How to Maintain a Vegetable Garden

Gardens require adequate water. image by Click: morguefile


Many home gardeners begin a vegetable garden to save money on the high cost of produce and to provide their families with fresh nutritious foods. Unaware of the amount of time and work a garden requires, many prepare large beds and plant huge amounts of vegetables only to discover they do not have the time or commitment to keep up the garden during the summer. Knowing what to expect and what is required in garden maintenance helps new gardeners set realistic goals and to plant gardens on the scale they are ready to handle.

Step 1

Till the soil in early spring as soon as the soil can be worked. Soil should form a soft ball when squeezed in the hand and crumble easily when poked with your finger. If soil does not crumble, allow the soil to dry for a few days and check again before tilling. Remove rocks and other garden debris and rake the area smooth with a garden rake. Allow soil to dry for one week.

Step 2

Test the soil to determine the needs of your soil. Purchase an inexpensive soil test at the hardware store to test your own soil or contact your local cooperative extension office. Extension agents perform soil tests for a minimal fee and provide a written analysis of the soil along with recommendations for amending the soil. Follow the recommendations from the cooperative extension office (or those included in the soil test kit) to amend your soil. Add organic matter to the soil to improve texture and drainage. Well-rotted manure or compost work well and are easy to apply.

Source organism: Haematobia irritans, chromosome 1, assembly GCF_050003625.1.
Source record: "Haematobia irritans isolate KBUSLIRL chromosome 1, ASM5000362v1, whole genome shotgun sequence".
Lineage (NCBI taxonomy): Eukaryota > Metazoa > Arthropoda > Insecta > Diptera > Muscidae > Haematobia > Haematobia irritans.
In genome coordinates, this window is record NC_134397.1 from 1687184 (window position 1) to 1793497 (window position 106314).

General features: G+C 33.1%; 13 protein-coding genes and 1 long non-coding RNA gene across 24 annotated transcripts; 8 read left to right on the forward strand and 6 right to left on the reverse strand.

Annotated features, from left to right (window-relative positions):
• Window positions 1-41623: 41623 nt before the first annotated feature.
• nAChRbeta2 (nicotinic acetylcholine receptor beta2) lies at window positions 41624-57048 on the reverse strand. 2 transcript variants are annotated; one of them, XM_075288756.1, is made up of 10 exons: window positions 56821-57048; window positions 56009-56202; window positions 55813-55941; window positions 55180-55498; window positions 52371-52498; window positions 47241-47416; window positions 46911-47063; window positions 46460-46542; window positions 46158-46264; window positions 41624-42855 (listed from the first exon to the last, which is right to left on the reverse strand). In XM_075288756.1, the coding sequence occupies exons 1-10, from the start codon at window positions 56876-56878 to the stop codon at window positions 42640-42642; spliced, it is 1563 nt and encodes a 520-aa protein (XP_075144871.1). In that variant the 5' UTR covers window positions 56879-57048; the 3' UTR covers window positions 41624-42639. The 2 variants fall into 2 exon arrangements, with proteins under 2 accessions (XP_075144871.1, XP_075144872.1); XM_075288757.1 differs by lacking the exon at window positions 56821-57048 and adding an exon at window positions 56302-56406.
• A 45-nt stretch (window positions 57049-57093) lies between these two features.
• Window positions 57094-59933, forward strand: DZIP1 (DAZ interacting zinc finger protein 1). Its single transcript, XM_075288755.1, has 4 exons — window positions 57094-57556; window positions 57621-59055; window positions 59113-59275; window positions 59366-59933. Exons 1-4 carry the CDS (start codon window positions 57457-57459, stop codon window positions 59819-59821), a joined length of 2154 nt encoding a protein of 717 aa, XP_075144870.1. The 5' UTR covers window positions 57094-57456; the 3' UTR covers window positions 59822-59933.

Step 3

Mark the rows following the spacing for the individual crops you wish to grow. Generally, rows are spaced 2 1/2 feet apart to allow for cultivation with a garden tiller during the season. If you intend to cultivate the soil by hand with a hoe, garden claw or hand tiller, rows can be spaced closer together.

Step 4

Plant seeds or seedlings following the recommended seed depth and spacing. Check for plant hardiness to determine the correct time to plant. Keep in mind that there might be a difference of several weeks in planting time. Cool-season crops can be planted before the last expected frost, while tender crops must be planted after the danger of frost has passed.

Step 5

Side dress plants with fertilizer when vigorous growth appears. Potatoes, peas and cucumbers benefit from side dressing when they are 4 inches to 6 inches high. Water-soluble fertilizer can be applied at regular intervals of 10 to 14 days to the entire garden with a sprayer attachment to the hose.

Step 6

Water whenever the soil appears dry to the touch. Gardens require 1 inch of rain a week. If nature does not provide adequate rainfall, soaking the garden once a week provides enough water under normal growing conditions. Dry periods might require more frequent watering.

Things You'll Need

  • Garden tiller
  • Garden tools
  • Fertilizer
  • Compost-well-rotted manure


  • National Gardening Society
  • University of Illinois Extension
  • Ohio State University Extension

Who Can Help

  • Soil Testing
  • Planting Dates (cold and warm season crops)
Keywords: garden maintenance, prepare soil, garden care

About this Author

Nannette Richford is an avid gardener, teacher and nature enthusiast with more than four years' experience in online writing. Richford holds a Bachelor of Science in secondary education from the University of Maine Orono and certifications in teaching 7-12 English, K-8 General Elementary and Birth to age 5.

Photo by: Click: morguefile